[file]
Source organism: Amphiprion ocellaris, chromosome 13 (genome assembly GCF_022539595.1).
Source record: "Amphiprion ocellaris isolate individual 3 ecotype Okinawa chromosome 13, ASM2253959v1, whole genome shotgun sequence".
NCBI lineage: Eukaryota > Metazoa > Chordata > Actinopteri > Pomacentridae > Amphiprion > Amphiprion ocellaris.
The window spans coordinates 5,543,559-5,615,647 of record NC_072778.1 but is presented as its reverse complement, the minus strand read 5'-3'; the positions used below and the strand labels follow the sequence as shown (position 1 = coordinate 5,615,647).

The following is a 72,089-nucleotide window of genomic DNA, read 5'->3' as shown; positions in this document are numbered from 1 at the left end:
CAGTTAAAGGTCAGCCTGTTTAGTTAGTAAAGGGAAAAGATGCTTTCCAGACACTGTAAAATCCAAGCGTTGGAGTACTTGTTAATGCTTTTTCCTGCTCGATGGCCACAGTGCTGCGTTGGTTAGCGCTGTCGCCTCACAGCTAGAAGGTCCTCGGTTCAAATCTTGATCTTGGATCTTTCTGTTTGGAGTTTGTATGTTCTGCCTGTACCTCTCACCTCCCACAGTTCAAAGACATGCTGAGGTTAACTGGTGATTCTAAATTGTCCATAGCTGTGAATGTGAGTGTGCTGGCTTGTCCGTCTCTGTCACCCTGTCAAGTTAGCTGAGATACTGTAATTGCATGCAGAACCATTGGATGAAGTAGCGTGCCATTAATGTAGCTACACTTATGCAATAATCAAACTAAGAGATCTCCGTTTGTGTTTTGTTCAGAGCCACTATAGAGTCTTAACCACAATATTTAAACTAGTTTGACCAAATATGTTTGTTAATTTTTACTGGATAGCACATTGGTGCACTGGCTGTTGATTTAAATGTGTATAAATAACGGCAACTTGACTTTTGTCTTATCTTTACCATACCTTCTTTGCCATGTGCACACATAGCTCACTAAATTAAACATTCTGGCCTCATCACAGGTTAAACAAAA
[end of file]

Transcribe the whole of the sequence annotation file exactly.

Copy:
Source organism: Amphiprion ocellaris, chromosome 13 (genome assembly GCF_022539595.1).
Source record: "Amphiprion ocellaris isolate individual 3 ecotype Okinawa chromosome 13, ASM2253959v1, whole genome shotgun sequence".
NCBI lineage: Eukaryota > Metazoa > Chordata > Actinopteri > Pomacentridae > Amphiprion > Amphiprion ocellaris.
The window spans coordinates 5,543,559-5,615,647 of record NC_072778.1 but is presented as its reverse complement, the minus strand read 5'-3'; the positions used below and the strand labels follow the sequence as shown (position 1 = coordinate 5,615,647).

The following is a 72,089-nucleotide window of genomic DNA, read 5'->3' as shown; positions in this document are numbered from 1 at the left end:
CAGTTAAAGGTCAGCCTGTTTAGTTAGTAAAGGGAAAAGATGCTTTCCAGACACTGTAAAATCCAAGCGTTGGAGTACTTGTTAATGCTTTTTCCTGCTCGATGGCCACAGTGCTGCGTTGGTTAGCGCTGTCGCCTCACAGCTAGAAGGTCCTCGGTTCAAATCTTGATCTTGGATCTTTCTGTTTGGAGTTTGTATGTTCTGCCTGTACCTCTCACCTCCCACAGTTCAAAGACATGCTGAGGTTAACTGGTGATTCTAAATTGTCCATAGCTGTGAATGTGAGTGTGCTGGCTTGTCCGTCTCTGTCACCCTGTCAAGTTAGCTGAGATACTGTAATTGCATGCAGAACCATTGGATGAAGTAGCGTGCCATTAATGTAGCTACACTTATGCAATAATCAAACTAAGAGATCTCCGTTTGTGTTTTGTTCAGAGCCACTATAGAGTCTTAACCACAATATTTAAACTAGTTTGACCAAATATGTTTGTTAATTTTTACTGGATAGCACATTGGTGCACTGGCTGTTGATTTAAATGTGTATAAATAACGGCAACTTGACTTTTGTCTTATCTTTACCATACCTTCTTTGCCATGTGCACACATAGCTCACTAAATTAAACATTCTGGCCTCATCACAGGTTAAACAAAA